Jurassic Park: Evolution 2 was ultimately a charming but slow management game that suffered from a lack of depth. The magic of breeding and looking after massive dinosaurs gave way to fairly bog-standard gameplay interspersed with moments of chaos when a T-rex broke free and ate a few paying customers. When Frontier announced a sequel I was excited to see if they could fulfil all the potential the original had of being a casual but hugely entertaining sim-park title. As evolutions go, this one has a few random mutations that need to be removed from the genome if there’s going to be a third game, but overall it’s a decent improvement. It’s bigger, it’s meatier, it’s toothier. If the first game was the classic T-rex, this is the Indominus Rex. Welcome, to Jurassic World: Evolution 2.
As someone who was raised by a biker and who religiously watches MotoGP, SBK and WSBK, the influx of two-wheeled racing games has been fantastic. This time its developer Raceward Studio rolling onto the grid and looking to pick up a win with the poorly named RiMS Racing, which sounds awfully close to some unspeakable act. With its stated goal of being, “The first motorcycling simulation that combines a realistic riding challenge with engineering and mechanics” how does RiMS Racing fare on the track and in the garage?
Obviously the world has been a bit of a crazy place lately, so it’s hardly Codemasters’ fault that F1 2020 isn’t as authentic as last year’s game. A day one update will remove the Rokit sponsorship from the Williams car, but Mercedez sexy black livery is going to take a bit longer. And owing to the Formula 1 season starting four months late brand new tracks Zandvoort and Hanoi are in the game but won’t get seen in real-life until the 2021 season. Meanwhile, last minute changes to the calender mean circuits such as Mugello and Imola could potentially get used, neither of which are in the game. Exactly how Codemasters intend on handling all of this remains to be seen, but I think we can forgive the lack of authenticity this year, eh?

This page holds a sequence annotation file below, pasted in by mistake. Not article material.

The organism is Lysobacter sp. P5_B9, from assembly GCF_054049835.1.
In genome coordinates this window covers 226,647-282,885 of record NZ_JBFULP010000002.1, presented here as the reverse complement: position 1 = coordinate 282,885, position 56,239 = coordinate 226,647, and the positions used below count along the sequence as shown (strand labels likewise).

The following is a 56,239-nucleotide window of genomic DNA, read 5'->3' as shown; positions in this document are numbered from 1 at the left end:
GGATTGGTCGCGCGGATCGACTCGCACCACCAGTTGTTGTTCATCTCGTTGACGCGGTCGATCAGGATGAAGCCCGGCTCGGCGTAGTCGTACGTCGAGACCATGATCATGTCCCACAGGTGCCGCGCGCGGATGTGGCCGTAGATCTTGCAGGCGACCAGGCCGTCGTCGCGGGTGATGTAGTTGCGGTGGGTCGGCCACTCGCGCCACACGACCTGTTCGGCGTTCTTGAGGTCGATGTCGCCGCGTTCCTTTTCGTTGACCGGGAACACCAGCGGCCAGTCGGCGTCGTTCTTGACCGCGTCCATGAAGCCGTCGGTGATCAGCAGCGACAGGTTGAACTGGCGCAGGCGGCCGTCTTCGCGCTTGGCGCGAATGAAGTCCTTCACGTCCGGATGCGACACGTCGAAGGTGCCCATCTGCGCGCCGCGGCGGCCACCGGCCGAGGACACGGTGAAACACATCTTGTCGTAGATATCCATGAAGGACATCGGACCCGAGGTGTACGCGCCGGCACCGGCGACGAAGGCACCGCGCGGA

Assetto Corsa Competizione boasts the official Blancpain license, and that means you get to drive the wicked GT machines from the likes of McLaren, Porsche, Nissan and Audi. Meanwhile the selection of 11 tracks might sound too limiting but each one has been laser scanned and is thus about as accurate to real-life as we can get without actually driving around them in real-life. It also means you get sprint races, night racing and endurance events, all featuring the drivers from the real Blancpain series. Sim racing on console is a niche genre, so when a new game arrives it’s an exciting time.
Platforms: PC (Xbox One and PS4 coming later) Reviewed On: PC Release Date: October 20th Developer: Double Damage Games Publisher: Double Damage Games Singleplayer: Yes Multiplayer: No You may have noticed me slip a good few mentions of how much I love Firefly into various posts, the sci-fi […]
505 Games is set to release yet another unique title onto the Xbox 360 ( their other unique Xbox title being Naughty Bear) this summer. Titled Naval Assault: The Killing Tide this exclusive Xbox 360 game will allow players to take control of their very own WWII submarine […]